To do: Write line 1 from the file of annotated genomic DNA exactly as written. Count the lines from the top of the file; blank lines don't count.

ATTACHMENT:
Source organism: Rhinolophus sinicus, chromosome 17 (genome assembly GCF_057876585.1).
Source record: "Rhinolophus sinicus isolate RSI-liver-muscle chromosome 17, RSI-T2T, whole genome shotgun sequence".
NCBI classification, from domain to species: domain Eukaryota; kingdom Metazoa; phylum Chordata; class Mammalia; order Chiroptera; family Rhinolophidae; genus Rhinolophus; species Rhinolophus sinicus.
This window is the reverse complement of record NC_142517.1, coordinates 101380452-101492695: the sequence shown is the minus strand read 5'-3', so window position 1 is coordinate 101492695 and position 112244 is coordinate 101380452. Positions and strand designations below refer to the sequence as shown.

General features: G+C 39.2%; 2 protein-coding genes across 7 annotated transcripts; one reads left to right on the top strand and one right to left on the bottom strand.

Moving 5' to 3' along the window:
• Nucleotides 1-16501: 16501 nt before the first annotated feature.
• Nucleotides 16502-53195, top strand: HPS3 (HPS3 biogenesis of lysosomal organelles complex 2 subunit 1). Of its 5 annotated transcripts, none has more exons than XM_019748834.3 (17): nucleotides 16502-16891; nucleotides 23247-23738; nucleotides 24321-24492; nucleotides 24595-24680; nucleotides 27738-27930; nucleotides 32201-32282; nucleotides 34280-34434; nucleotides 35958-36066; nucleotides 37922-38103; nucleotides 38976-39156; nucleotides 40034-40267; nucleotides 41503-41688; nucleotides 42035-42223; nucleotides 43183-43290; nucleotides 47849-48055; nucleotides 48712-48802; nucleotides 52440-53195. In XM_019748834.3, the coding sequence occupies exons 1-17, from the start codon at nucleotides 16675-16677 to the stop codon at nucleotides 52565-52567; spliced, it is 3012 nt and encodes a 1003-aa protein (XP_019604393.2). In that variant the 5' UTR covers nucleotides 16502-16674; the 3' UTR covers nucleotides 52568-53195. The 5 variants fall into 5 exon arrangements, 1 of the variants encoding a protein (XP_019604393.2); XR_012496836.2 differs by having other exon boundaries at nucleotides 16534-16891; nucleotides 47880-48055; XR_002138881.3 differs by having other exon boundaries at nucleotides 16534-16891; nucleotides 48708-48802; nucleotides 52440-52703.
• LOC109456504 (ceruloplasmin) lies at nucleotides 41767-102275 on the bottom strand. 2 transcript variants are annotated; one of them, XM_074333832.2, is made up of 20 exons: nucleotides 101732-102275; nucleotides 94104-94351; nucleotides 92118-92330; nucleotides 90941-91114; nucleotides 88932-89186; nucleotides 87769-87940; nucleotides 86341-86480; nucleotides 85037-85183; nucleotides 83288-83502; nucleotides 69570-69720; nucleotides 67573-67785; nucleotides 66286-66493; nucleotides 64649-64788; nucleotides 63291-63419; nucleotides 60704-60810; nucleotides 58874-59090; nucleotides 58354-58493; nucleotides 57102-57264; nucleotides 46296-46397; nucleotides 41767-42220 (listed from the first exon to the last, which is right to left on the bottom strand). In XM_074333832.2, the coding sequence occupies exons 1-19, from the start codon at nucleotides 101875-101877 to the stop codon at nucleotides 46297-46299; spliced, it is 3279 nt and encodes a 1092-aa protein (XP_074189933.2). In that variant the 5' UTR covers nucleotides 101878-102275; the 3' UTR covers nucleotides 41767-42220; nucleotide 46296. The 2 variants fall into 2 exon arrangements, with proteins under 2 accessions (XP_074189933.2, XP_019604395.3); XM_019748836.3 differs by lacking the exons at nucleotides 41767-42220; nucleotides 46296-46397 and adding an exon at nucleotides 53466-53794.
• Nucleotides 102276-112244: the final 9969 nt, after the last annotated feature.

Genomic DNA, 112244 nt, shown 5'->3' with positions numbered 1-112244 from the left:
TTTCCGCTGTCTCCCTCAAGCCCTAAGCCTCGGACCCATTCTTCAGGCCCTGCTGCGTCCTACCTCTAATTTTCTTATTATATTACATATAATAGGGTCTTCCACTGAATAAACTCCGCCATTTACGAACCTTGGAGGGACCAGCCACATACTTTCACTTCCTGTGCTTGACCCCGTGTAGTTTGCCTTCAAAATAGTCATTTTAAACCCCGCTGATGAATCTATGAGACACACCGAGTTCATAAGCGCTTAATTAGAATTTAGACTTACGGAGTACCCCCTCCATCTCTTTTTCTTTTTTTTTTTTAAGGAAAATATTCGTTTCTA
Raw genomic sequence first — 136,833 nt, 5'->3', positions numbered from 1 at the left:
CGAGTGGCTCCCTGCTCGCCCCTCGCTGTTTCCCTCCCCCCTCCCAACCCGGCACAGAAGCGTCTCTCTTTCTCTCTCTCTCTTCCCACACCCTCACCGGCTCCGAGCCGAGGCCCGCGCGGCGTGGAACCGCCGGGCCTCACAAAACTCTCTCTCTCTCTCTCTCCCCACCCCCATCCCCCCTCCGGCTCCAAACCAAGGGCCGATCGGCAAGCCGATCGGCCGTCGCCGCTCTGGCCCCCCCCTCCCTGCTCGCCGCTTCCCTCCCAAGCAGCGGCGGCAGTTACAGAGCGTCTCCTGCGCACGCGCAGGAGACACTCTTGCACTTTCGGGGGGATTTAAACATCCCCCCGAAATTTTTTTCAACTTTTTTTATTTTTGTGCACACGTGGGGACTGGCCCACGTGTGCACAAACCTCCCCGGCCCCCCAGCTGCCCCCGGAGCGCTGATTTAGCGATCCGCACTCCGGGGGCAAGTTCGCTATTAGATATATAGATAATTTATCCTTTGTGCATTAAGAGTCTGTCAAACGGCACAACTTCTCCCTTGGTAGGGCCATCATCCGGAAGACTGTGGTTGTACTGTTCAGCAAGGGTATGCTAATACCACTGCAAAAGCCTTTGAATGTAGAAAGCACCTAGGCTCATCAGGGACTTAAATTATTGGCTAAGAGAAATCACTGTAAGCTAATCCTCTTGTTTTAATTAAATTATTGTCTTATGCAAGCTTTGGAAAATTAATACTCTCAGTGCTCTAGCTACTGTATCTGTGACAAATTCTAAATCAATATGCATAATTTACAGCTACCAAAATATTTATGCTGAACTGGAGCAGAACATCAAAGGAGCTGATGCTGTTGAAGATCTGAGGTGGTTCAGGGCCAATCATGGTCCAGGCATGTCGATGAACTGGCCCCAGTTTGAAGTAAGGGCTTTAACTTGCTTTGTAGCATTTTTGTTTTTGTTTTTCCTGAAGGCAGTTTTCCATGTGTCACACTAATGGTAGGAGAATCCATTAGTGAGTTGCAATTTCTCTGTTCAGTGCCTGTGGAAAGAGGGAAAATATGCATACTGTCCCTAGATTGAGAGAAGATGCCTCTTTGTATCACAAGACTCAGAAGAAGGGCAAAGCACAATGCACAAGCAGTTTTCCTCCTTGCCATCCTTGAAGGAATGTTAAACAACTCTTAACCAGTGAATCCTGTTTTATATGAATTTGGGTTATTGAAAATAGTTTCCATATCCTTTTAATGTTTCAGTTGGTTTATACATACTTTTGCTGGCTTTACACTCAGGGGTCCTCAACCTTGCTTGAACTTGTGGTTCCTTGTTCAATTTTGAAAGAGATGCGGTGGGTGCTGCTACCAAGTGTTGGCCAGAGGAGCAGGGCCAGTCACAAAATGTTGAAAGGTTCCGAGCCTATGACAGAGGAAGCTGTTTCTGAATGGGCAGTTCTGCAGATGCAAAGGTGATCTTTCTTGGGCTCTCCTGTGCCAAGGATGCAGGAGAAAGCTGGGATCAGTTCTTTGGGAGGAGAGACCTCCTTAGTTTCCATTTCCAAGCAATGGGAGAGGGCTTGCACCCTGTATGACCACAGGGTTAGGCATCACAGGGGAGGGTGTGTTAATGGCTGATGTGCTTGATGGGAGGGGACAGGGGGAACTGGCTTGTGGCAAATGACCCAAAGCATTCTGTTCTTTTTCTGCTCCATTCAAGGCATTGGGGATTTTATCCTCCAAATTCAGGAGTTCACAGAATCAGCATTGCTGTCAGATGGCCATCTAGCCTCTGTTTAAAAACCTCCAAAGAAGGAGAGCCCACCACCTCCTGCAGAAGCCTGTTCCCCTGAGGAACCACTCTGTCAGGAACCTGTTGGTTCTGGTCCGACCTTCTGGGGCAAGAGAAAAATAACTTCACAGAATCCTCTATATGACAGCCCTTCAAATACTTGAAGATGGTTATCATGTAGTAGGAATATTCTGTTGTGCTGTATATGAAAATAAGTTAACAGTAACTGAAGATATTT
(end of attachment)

Source organism: Rhinolophus sinicus, chromosome 17 (genome assembly GCF_057876585.1).